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Protect Against 3 Common Scams Targeting Seniors: Medicare, Prescription Drugs, Reverse Mortgage

FBI warns of common scams targeting seniors

Scams and fraud are a serious threat to seniors

Fraudsters destroy seniors’ lives by stealing their hard earned savings.

An estimated $36 billion is stolen each year and nearly 4 out of 10 older adults in the U.S. are affected by financial abuse.

Many seniors would never imagine that someone would lie and cheat to steal their money. By knowing about popular scams, you’ll be able to educate and warn them so they won’t be easily manipulated.

We explain how 3 senior scams based on Medicare fraud, fake prescription drugs, and reverse mortgages work and share prevention tips from the FBI.


3 common scams targeting seniors

1. Medicare or health care fraud There are many ways scammers try to take advantage of the insurance system and stick unsuspecting seniors with a big bill or a long fight with their insurance company.

Watch out for:

  1. Medical equipment manufacturers offering “free” products. Insurance companies or Medicare are charged for products that were not needed and might not have been delivered.

  2. Unnecessary or fake tests given at health clubs, retirement homes, or shopping malls and billed to insurance companies or Medicare.

  3. Fake or altered medical bills are submitted to insurance or Medicare.

How to avoid Medicare or insurance fraud:

  1. Never sign blank insurance claim forms or give blanket authorization to bill for services.

  2. Ask medical providers what they charge and what you’ll be expected to pay out-of-pocket.

  3. Carefully review your benefits statement. Call your insurer and medical provider if you have questions.

  4. Never do business with door-to-door or telephone salespeople who tell you that services of medical equipment are free. (There’s no such thing as a free lunch!)

  5. Only give insurance/Medicare info to people who have actually provided you with legitimate medical services.

  6. Make sure you know if your doctor has ordered medical equipment for you.

2. Counterfeit prescription drugs Selling fake medication is a big business. At best, seniors lose money (which is already bad).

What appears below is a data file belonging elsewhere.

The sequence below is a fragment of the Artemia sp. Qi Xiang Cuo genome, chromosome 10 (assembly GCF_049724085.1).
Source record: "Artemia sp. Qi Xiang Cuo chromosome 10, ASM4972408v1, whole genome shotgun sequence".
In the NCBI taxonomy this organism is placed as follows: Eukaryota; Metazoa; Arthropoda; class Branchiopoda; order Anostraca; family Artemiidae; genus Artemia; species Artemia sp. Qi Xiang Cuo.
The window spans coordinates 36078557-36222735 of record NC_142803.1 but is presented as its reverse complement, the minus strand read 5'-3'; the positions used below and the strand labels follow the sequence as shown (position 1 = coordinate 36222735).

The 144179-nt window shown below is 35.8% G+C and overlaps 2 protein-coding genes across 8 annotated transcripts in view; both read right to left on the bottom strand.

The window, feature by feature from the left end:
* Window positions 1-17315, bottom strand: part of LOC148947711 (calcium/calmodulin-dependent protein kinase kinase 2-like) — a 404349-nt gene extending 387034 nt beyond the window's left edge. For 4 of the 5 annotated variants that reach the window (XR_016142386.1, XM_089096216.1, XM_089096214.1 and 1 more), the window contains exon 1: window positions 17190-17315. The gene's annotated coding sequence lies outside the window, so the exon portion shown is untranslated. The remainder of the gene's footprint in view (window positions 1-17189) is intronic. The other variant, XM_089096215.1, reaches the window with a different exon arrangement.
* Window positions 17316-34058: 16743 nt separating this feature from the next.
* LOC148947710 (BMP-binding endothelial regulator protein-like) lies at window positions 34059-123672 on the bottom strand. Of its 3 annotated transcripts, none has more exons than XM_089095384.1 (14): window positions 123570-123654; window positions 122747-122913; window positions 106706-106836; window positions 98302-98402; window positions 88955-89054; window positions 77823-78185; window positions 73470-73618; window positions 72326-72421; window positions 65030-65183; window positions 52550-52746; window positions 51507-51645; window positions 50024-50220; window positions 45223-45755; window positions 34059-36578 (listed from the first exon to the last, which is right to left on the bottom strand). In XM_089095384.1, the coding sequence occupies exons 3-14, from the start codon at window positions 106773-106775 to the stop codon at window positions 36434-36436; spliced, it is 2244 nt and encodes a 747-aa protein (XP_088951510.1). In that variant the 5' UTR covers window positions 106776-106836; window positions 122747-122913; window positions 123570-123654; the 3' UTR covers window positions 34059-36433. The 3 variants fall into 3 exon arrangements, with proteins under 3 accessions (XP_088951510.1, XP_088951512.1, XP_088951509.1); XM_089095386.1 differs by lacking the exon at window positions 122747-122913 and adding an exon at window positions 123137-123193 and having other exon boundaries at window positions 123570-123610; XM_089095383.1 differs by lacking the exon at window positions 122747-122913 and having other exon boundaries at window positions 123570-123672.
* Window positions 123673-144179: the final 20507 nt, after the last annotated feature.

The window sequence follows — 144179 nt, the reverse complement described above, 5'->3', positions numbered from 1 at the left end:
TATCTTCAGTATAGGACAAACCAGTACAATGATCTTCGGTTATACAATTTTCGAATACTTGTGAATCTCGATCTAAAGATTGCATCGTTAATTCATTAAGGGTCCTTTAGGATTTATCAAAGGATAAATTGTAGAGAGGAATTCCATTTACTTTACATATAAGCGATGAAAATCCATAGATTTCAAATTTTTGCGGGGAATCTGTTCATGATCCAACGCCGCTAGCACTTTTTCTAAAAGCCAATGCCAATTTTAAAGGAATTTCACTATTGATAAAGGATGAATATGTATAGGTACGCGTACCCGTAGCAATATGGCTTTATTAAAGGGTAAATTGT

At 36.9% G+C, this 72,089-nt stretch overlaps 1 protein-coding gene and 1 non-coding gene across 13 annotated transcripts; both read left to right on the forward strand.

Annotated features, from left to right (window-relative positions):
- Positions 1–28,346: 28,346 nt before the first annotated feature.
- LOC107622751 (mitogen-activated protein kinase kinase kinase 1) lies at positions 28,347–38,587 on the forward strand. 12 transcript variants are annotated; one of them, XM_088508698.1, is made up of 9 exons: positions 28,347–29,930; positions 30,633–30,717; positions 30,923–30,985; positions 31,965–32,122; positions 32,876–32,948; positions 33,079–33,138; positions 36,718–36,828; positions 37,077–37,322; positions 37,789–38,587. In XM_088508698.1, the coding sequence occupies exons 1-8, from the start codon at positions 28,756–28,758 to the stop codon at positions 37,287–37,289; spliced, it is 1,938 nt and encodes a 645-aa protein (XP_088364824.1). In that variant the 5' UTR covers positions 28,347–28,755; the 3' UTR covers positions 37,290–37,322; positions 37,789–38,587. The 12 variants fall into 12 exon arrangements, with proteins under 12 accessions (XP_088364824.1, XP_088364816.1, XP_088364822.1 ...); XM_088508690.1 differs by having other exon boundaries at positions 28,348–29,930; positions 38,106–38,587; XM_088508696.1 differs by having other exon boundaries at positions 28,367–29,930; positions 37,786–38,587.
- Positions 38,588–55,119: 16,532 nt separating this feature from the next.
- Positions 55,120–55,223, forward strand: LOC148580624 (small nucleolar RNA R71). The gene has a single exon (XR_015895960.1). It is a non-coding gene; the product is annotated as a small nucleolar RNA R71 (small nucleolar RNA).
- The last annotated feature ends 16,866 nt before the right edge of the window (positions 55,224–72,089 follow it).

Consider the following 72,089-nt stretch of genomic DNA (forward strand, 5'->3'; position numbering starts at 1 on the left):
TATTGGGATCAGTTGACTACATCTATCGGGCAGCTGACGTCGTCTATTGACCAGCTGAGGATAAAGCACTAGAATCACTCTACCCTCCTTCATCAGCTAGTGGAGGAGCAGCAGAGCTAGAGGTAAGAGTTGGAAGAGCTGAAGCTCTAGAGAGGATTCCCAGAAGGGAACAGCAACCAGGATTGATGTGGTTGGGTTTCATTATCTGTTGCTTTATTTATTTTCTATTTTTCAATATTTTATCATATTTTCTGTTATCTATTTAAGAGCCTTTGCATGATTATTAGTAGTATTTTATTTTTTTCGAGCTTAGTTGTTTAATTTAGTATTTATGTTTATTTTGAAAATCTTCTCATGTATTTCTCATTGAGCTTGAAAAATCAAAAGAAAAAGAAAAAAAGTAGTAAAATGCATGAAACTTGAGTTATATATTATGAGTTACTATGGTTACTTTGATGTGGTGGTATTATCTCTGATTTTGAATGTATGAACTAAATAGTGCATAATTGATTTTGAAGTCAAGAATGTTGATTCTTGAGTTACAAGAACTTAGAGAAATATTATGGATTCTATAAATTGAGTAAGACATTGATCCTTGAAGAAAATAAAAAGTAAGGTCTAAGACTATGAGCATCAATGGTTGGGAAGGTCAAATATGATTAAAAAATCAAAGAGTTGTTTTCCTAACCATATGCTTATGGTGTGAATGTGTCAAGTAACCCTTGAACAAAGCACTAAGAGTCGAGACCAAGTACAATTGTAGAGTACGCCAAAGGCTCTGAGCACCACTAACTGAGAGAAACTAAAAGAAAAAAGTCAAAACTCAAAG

At worst, their health could be in serious danger. Who knows what’s actually in those counterfeit pills?!

How to avoid these scams:

  1. Pay attention to how medication is supposed to look. This includes the packaging and the medication itself.

  2. Ask the pharmacist or doctor if the prescription drug looks suspicious or different.

  3. Immediately tell the pharmacist and doctor if the medication causes side effects or if your condition does not improve. (Fake meds are a serious health danger!)

  4. Be very careful when buying medicine on the Internet. Don’t buy from unlicensed online distributors or those selling drugs without a prescription.

  5. Reputable online pharmacies have the Verified Internet Pharmacy Practice Site (VIPPS) seal of approval, which is provided by the Association of Boards of Pharmacy in the United States.

  6. Watch out for promotions, discounts, or “special deals.” These might be fake drugs!

Advertisement 3. Reverse mortgage scams Legitimate reverse mortgages do exist, but there’s also a huge amount of fraud with this type of financial product.

That’s why everyone, but especially older adults, need to be extra extra careful when considering a reverse mortgage.

Seniors are usually targeted through local churches, investment seminars, TV, radio, billboard, and mailed ads.

Common reverse mortgage scams:

  1. Seniors are offered free homes, investment opportunities, and foreclosure or refinance assistance.

  2. Seniors are used as straw buyers in property flipping scams. That’s when the senior pretends to apply for the mortgage and they’re supposed to be paid for the use of their financial identity.

How to avoid these scams:

  1. Don’t respond to unsolicited advertisements.

  2. Be suspicious of anyone who says that you can own a home with no down payment.

  3. Never sign anything that you don’t fully understand.

  4. Don’t accept money from anyone for a home you didn’t purchase.

  5. Find your own reverse mortgage counselor through’s Home Equity Conversion Mortgages (HECM) counselor locator (that’s what a reverse mortgage is officially called).

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By DailyCaring Editorial Team

This article wasn’t sponsored and doesn’t contain affiliate links. For more information, see How We Make Money.


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